1. How often does the kid's stomach hurt? Every week? Every 2 weeks? Every day? A kid with IBS will have a stomachache at least 12 weeks out of a year. That's a lot!
  2. What makes that pain go away? If the pain stops after the kid poops, there's a good chance it's IBS.
  3. How often does the kid have to poop? With IBS, it could be more often or less often than usual.
  4. Now the gross one: What does the poop look like? Sometimes kids notice that their poop looks, well, different than usual. It may be a different color, slimier, or contain something that looks like mucus (snot). That's a real signal to the doctor that a kid might have IBS.

There is no test to diagnose IBS. Doctors often diagnose the problem just by listening to a person describe the symptoms. That's why it's really important for kids to talk with their parents and their doctor about their symptoms — even if it seems embarrassing.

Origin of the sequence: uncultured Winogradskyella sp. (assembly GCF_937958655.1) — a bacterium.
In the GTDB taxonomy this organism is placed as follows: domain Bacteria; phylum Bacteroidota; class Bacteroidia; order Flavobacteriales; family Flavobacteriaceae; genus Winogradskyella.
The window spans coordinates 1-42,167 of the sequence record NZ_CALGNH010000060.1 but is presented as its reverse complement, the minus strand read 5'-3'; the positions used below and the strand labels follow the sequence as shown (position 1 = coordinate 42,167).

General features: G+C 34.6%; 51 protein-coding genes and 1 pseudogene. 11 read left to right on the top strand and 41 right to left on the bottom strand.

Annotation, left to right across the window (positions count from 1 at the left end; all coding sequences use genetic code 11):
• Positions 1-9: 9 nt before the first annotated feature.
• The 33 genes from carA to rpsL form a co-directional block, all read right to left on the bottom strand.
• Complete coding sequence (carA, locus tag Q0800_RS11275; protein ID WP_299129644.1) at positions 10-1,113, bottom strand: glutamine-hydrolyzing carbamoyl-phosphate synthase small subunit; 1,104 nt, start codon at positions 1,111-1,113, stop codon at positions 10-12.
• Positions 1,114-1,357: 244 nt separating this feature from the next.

How Is IBS Treated?

In severe cases, the doctor might give a person some medicine for IBS to reduce pain, as well as help manage gas, constipation, diarrhea, and the need to rush to the bathroom.

The best solution, however, is for a kid to learn what makes the symptoms worse and avoid whatever it is. A kid can start by becoming a detective (with his or her parents) and trying to figure out what seems to cause the IBS symptoms.

Keeping a diary is one way to do that. No, it's not the kind of diary you write poems in (what rhymes with diarrhea, anyway?). Think of it as a way for kids to record what they ate and whether they had any IBS symptoms afterward. Kids also might write down when they're feeling particularly anxious, like before a big test, to see if that made the problems any worse.